Estate planning is an important aspect of managing your financial health. Having your affairs in order will help protect your assets and give you peace of mind.
Here are four things to consider when planning your estate:
Have a valid, up-to-date Will
Preparing a valid Will is first and foremost. A Will helps ensure your estate assets are distributed to the intended beneficiaries. Individuals would be wise to update their Will after major life events (i.e., marriage, divorce, new children) to reflect their circumstances. If an individual dies without a Will or without a valid Will, it is considered dying intestate. Dying intestate means the individual’s assets will be distributed according to the inheritance laws of the states and territories of Australia, which can result in higher tax liabilities for beneficaries.
Appoint a Power of Attorney
A Power of Attorney is a legal document that allows an individual or organisation to act on your behalf. Appointing a General Power of Attorney gives the attorney wide powers to undertake actions on your behalf, such as dealing with property or paying bills. However, if the will-maker dies or loses mental capacity a General Power of Attorney is ceased – an Enduring Power of Attorney can be appointed to overcome these limitations.
Nominate death benefits for your super
Superannuation assets are not included in an individual’s estate. Where a nomination is in place, the super will be paid to the nominated beneficiaries. If a binding death nomination is not in place, the trustee may pay the benefits of the deceased to any of their superannuation dependents instead of the estate. Individuals should consider the tax implications of distributions made under a binding death nomination and regularly review nominations to ensure they are valid and effective.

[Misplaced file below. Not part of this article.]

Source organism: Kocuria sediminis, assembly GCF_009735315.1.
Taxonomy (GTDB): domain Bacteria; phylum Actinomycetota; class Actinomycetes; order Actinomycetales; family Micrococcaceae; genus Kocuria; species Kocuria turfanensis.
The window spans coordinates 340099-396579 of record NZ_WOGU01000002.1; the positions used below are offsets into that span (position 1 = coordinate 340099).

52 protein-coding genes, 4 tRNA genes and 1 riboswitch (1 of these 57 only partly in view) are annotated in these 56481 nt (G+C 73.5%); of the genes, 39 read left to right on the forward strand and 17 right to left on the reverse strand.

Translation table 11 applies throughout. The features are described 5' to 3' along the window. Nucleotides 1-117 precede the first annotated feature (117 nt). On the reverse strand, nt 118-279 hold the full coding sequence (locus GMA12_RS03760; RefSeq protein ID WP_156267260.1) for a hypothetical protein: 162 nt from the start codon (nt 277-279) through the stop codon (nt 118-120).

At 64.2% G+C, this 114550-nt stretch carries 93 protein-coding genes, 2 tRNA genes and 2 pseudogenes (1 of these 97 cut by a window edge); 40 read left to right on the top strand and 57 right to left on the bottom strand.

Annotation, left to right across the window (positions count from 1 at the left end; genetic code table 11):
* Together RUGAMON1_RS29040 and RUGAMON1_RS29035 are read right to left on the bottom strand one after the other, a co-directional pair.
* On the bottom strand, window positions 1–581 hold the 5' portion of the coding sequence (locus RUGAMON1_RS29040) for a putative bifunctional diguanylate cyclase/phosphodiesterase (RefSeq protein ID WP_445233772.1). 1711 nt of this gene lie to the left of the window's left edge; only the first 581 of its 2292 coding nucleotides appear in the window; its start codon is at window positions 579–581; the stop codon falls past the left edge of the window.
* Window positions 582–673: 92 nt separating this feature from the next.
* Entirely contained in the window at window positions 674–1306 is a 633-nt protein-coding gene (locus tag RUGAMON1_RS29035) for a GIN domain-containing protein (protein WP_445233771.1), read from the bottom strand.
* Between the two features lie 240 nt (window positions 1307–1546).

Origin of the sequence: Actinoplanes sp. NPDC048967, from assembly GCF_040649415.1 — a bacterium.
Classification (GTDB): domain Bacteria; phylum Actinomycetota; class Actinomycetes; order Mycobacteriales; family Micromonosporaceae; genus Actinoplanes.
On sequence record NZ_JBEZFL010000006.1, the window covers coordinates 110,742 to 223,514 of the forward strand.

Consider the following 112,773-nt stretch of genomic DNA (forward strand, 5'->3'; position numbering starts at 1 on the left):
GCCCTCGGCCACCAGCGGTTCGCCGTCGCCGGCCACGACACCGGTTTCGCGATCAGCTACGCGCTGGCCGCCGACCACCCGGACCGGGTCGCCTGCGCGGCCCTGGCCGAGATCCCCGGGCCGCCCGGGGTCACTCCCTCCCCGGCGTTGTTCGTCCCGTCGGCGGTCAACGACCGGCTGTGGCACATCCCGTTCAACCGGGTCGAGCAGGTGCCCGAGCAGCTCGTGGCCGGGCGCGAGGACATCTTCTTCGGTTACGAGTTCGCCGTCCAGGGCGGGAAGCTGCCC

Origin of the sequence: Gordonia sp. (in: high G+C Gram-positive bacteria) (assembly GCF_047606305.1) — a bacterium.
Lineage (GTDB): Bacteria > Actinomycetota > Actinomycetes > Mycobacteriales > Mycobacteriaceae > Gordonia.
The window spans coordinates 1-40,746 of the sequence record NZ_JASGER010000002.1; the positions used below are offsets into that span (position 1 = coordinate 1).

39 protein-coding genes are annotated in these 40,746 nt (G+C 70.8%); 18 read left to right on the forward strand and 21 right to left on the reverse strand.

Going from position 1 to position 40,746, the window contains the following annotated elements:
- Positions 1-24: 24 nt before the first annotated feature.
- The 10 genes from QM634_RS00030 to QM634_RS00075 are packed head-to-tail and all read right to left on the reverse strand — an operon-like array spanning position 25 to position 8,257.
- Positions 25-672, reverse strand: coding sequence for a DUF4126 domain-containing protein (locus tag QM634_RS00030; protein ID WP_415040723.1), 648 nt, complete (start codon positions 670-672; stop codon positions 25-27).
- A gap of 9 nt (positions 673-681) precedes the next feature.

Although estate planning does not involve appointing an Enduring Guardian, it is the ideal time to consider doing so. Individuals can choose to create a legal document called an ‘Enduring Power of Guardianship.’ The key roles of a Guardian include making important personal, lifestyle and medical decisions on your behalf, if you ever become unable to make these decisions yourself. Unlike an Enduring Power of Attorney, an Enduring Guardian cannot make financial or legal decisions and are supervised by each state’s guardianship board or tribunal.